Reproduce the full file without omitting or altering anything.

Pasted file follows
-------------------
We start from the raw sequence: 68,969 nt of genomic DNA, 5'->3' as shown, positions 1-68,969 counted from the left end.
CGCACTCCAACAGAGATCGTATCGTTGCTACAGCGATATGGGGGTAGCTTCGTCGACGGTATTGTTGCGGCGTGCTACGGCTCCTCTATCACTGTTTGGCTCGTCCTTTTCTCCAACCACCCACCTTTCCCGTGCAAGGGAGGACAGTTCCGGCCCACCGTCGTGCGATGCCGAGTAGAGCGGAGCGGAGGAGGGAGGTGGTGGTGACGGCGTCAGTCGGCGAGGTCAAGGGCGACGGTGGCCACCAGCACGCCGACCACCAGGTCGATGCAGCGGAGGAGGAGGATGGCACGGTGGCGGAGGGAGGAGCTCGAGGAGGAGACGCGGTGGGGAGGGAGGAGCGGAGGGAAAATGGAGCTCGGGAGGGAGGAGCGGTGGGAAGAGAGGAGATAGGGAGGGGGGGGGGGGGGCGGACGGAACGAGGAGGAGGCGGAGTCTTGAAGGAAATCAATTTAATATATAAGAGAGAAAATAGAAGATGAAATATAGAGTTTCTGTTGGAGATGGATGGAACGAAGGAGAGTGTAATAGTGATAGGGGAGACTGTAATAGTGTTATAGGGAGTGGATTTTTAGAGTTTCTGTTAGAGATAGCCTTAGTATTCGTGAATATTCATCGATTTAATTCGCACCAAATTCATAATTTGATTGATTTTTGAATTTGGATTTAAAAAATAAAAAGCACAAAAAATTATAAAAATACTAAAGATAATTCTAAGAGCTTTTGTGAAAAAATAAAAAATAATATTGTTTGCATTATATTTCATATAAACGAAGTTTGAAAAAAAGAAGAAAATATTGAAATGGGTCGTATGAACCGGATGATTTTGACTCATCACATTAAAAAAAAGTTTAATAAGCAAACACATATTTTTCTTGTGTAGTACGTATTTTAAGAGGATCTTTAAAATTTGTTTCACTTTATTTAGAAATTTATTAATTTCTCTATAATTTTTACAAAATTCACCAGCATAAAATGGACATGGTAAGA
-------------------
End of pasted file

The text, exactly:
We start from the raw sequence: 68,969 nt of genomic DNA, 5'->3' as shown, positions 1-68,969 counted from the left end.
CGCACTCCAACAGAGATCGTATCGTTGCTACAGCGATATGGGGGTAGCTTCGTCGACGGTATTGTTGCGGCGTGCTACGGCTCCTCTATCACTGTTTGGCTCGTCCTTTTCTCCAACCACCCACCTTTCCCGTGCAAGGGAGGACAGTTCCGGCCCACCGTCGTGCGATGCCGAGTAGAGCGGAGCGGAGGAGGGAGGTGGTGGTGACGGCGTCAGTCGGCGAGGTCAAGGGCGACGGTGGCCACCAGCACGCCGACCACCAGGTCGATGCAGCGGAGGAGGAGGATGGCACGGTGGCGGAGGGAGGAGCTCGAGGAGGAGACGCGGTGGGGAGGGAGGAGCGGAGGGAAAATGGAGCTCGGGAGGGAGGAGCGGTGGGAAGAGAGGAGATAGGGAGGGGGGGGGGGGGGCGGACGGAACGAGGAGGAGGCGGAGTCTTGAAGGAAATCAATTTAATATATAAGAGAGAAAATAGAAGATGAAATATAGAGTTTCTGTTGGAGATGGATGGAACGAAGGAGAGTGTAATAGTGATAGGGGAGACTGTAATAGTGTTATAGGGAGTGGATTTTTAGAGTTTCTGTTAGAGATAGCCTTAGTATTCGTGAATATTCATCGATTTAATTCGCACCAAATTCATAATTTGATTGATTTTTGAATTTGGATTTAAAAAATAAAAAGCACAAAAAATTATAAAAATACTAAAGATAATTCTAAGAGCTTTTGTGAAAAAATAAAAAATAATATTGTTTGCATTATATTTCATATAAACGAAGTTTGAAAAAAAGAAGAAAATATTGAAATGGGTCGTATGAACCGGATGATTTTGACTCATCACATTAAAAAAAAGTTTAATAAGCAAACACATATTTTTCTTGTGTAGTACGTATTTTAAGAGGATCTTTAAAATTTGTTTCACTTTATTTAGAAATTTATTAATTTCTCTATAATTTTTACAAAATTCACCAGCATAAAATGGACATGGTAAGA